Tuberculosis: Awareness among Students in a Saudi University


Background: Knowledge plays a vital role in influencing the behavior and practices of individuals. Tuberculosis (TB) is a major public health problem. Our objective is to identify the extent of awareness about TB among King Saud University students, and to compare knowledge about tuberculosis amongst different University tracks. Methods: This study was conducted using a cross-sectional approach including 530 students in three different academic tracks: Health, Scientific, and Humanitarian tracks. For data collection, a structured questionnaire was developed through revision of the literature which contained three different parts; demographic data of subjects, knowledge about TB and attitude toward TB. Results: The established scoring system revealed a poor grade of knowledge at 51.4%. Tuberculosis knowledge was significantly higher amongst the track of Health colleges (46.7% compared with 27.2% for the track of Science and 26% for the track of Humanitarian studies). However, some of the issues were answered fittingly in higher magnitude by the two other non-health tracks; there was no significant difference in gender-specific awareness level (48% for both). Conclusion: Although the Health track has better knowledge in general (46.7%), the level of awareness of Tuberculosis is poor among King Saud University students. Moreover, the level of awareness differs among the three tracks, which are health, humanitarian, and science. The health track showed the highest level of awareness.

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AlSalem, S. , AlEisa, A. , Raslan, I. , BinJawhar, A. , Khouqeer, A. and Gad, A. (2015) Tuberculosis: Awareness among Students in a Saudi University. Health, 7, 175-182. doi: 10.4236/health.2015.72020.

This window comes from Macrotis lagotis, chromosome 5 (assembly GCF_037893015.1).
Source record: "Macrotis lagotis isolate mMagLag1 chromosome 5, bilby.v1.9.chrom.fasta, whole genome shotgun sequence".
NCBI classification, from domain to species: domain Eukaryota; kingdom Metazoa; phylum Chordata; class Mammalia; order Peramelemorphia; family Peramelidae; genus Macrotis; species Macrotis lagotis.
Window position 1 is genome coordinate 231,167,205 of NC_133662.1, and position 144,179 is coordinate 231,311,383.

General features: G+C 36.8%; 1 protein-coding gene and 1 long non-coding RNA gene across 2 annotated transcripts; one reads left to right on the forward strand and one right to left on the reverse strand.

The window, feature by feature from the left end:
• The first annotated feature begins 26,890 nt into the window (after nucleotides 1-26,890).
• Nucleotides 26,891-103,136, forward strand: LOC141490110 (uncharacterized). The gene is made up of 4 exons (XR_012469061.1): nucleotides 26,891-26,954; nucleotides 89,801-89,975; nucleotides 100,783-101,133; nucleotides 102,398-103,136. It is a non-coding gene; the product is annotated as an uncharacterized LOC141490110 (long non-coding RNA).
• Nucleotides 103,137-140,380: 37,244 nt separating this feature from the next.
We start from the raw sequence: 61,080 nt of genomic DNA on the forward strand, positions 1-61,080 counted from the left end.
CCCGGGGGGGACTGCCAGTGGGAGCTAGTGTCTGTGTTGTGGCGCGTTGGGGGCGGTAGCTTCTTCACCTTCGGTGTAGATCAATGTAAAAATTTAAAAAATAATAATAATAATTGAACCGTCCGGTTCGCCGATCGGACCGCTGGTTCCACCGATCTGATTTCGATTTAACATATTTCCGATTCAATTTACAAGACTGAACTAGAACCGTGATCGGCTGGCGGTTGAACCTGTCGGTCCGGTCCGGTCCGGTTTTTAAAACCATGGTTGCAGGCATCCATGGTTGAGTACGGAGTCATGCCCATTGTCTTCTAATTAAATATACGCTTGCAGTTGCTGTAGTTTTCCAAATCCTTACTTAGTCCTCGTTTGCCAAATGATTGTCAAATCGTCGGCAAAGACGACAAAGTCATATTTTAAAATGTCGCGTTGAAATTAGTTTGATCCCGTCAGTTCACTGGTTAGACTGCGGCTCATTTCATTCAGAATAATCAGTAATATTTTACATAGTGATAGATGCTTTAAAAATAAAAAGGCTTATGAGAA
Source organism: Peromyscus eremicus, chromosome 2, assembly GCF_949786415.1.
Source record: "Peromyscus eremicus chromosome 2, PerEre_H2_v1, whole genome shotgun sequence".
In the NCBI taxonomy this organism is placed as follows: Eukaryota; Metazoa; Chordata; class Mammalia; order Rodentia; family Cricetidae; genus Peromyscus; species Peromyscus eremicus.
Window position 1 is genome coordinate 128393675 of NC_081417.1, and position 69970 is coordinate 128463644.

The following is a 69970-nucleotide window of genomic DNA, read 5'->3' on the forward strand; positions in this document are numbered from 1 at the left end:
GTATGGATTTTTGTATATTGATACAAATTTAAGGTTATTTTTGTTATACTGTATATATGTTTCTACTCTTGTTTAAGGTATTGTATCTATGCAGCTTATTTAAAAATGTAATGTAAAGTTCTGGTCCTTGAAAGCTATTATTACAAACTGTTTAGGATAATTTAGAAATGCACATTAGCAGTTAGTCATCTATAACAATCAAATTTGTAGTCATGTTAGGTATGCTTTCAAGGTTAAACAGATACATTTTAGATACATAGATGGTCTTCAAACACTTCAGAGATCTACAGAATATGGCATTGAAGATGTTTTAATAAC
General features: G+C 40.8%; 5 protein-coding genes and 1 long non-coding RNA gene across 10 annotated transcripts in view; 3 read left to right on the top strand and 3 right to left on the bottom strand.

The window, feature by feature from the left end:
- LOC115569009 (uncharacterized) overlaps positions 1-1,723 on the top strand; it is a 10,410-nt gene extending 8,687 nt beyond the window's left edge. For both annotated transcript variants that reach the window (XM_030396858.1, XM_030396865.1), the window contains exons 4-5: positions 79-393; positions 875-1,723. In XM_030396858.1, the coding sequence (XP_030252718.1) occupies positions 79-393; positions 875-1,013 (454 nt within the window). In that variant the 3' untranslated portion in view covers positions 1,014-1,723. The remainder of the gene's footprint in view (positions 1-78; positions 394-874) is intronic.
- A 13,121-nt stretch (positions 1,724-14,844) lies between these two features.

1. Introduction

Tuberculosis (TB) is a major public health concern in Saudi Arabia [1] . It is caused by various strains of mycobacteria, usually Mycobacterium tuberculosis [2] . It has re-emerged as a community health problem in the 1980’s, worldwide. It has been estimated by the World Health Organization (WHO), that about 5000 people die of the disease and 20,000 are becoming infected each day [3] . The incidence rate (per 100,000 populations) has been decreasing by 1.3% per year since 2002. Since the year 2006, the prevalence of TB cases per year has been falling. If these trends continue, the incidence will be falling and the target of the MDG will be reached by 2015. Even though the prevalence of tuberculosis is decreasing worldwide, it is doubtful to reach a 50% reduction of tuberculosis compared with 1990 as Stop TB partnership estimated [4] . In Saudi Arabia, the total number of reported tuberculosis cases in the year 2008 was 3918 cases in a population of approximately 24,807,273 individuals’ [4] . It affects mainly young and middle-aged individuals; most of them aged between 15 and 44 years old. The incidence of all cases was estimated at 15.8 for every 100,000, and the estimated prevalence of all forms of TB cases was 65/100,000 population/year [4] . Public awareness is essential for the reduction of both mortality and morbidity of TB [5] . It is well established that good public awareness correlates well with the early detection of disease. Knowledge plays a vital role in influencing the behavior and practices of the individuals. Early detection and diagnosis of TB can cause a decrease in TB mortalities and occurrence [6] . TB is a disease, which is stigmatized by the community leading to social rejection [7] -[9] .